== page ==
"Champagne is more popular with our guests than water," a barman at the Qantas First Lounge at Sydney Airport once told me, in a declaration perfect for its logic. I had arrived at the lounge early, for the code-share LAN Chile flight to Santiago, but mostly for the duck-liver parfait for breakfast. The barman offered Moet. I paused. He reassured, "It's midday somewhere in the world."
News is that parsimonious economic times and the ill winds of airline cost-cutting have not dulled the lustre of first-class. It's a way to travel that knows not of the idea of belt-tightening. Black limousines still chauffeur Etihad first-class flyers to and from the airport. Foie gras and crab congee are unmoved on the Qatar Airways first menu. Front-end Cathay Pacific travellers still receive an Ermenegildo Zegna toiletry bag (for him) and Aesop products (for her).
At Qantas, with the last of its A380s to be reconfigured in June, first-class travel has become only more exclusive. The airline announced in 2012 the reconfiguring of seating arrangements on its super-jumbos, adding 39 economy fares in a move it says better reflects changed travel plans. That is, more people are flying, but most want to pay less for it. The maximum payload on the Qantas A380 fleet will increase from 450 to 484 passengers a plane, with a loss of eight business-class seats (72 to 64) offset by three premium-economy seat gains (32 to 35) and the jump to 371 economy seats.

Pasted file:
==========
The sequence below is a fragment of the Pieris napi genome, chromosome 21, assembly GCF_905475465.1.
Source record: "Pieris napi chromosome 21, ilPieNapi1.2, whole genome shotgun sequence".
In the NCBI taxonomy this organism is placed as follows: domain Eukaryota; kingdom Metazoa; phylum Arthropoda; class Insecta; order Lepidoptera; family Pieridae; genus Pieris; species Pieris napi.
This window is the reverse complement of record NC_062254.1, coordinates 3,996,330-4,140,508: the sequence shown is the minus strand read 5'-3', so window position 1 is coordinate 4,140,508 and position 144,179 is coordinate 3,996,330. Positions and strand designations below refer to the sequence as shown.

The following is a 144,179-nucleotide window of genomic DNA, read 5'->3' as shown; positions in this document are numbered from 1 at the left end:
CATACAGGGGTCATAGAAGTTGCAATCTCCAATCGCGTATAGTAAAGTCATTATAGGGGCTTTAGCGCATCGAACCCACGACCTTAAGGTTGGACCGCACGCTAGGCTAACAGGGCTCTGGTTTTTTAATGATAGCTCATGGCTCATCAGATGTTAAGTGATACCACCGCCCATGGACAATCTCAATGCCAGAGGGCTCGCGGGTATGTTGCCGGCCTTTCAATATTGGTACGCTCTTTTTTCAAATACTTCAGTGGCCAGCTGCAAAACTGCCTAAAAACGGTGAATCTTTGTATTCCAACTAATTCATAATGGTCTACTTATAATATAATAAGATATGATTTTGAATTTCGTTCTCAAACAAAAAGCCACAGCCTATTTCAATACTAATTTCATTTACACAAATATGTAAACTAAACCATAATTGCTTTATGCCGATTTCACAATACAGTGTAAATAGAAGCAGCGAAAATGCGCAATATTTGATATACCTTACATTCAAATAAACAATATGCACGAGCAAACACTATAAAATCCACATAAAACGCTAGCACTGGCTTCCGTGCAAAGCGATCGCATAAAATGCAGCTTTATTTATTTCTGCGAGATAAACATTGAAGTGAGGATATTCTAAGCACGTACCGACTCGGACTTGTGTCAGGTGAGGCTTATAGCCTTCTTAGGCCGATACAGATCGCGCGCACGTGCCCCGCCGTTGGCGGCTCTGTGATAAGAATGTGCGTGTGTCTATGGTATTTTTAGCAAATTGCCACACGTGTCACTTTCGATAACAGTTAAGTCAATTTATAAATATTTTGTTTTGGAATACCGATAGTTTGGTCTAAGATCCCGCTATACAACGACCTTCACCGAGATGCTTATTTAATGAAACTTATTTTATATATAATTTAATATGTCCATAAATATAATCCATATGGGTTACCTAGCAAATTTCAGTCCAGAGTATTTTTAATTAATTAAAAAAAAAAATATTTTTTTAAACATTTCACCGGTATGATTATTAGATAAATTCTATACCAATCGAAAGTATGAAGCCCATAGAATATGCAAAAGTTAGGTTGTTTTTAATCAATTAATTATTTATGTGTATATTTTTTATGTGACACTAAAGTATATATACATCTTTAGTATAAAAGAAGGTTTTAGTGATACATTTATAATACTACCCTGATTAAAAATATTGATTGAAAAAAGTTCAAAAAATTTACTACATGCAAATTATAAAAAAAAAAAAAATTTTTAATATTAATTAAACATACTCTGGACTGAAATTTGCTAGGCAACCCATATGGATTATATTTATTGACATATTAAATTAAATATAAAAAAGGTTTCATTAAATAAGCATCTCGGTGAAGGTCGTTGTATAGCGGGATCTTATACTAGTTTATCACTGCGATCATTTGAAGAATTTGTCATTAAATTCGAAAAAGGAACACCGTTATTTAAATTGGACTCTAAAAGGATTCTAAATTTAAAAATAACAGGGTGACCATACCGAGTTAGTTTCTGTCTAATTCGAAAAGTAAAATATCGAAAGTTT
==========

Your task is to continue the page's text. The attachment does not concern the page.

First-class comforts remain untouched. Since the days of the Grand Tour, travel has been an opportunity to negotiate and confirm status and identity, and the 14 suites in Qantas First now only further separate the haves from the
have-nots. Now it's less than 3 per cent of passengers who can buy into the French bubbles, the Payot Paris toiletries and the sheepskin mattresses on the fully-flat beds.
Prices start from $13,460 for a Qantas First return ticket to London, or $20,291 return to LAX. Expect to share the experience with rock stars, Hollywood A-listers, sporting gods, business tycoons, federal politicians (entitlements allow the equivalent of one first-class around-the-world airfare for them and their spouse in the life of each Parliament), off-duty Qantas pilots (their right to commute in style is currently before Fair Work Australia ) or anyone with pockets, trust funds, expense accounts, sugar daddies or a balance of frequent flyer points generous enough.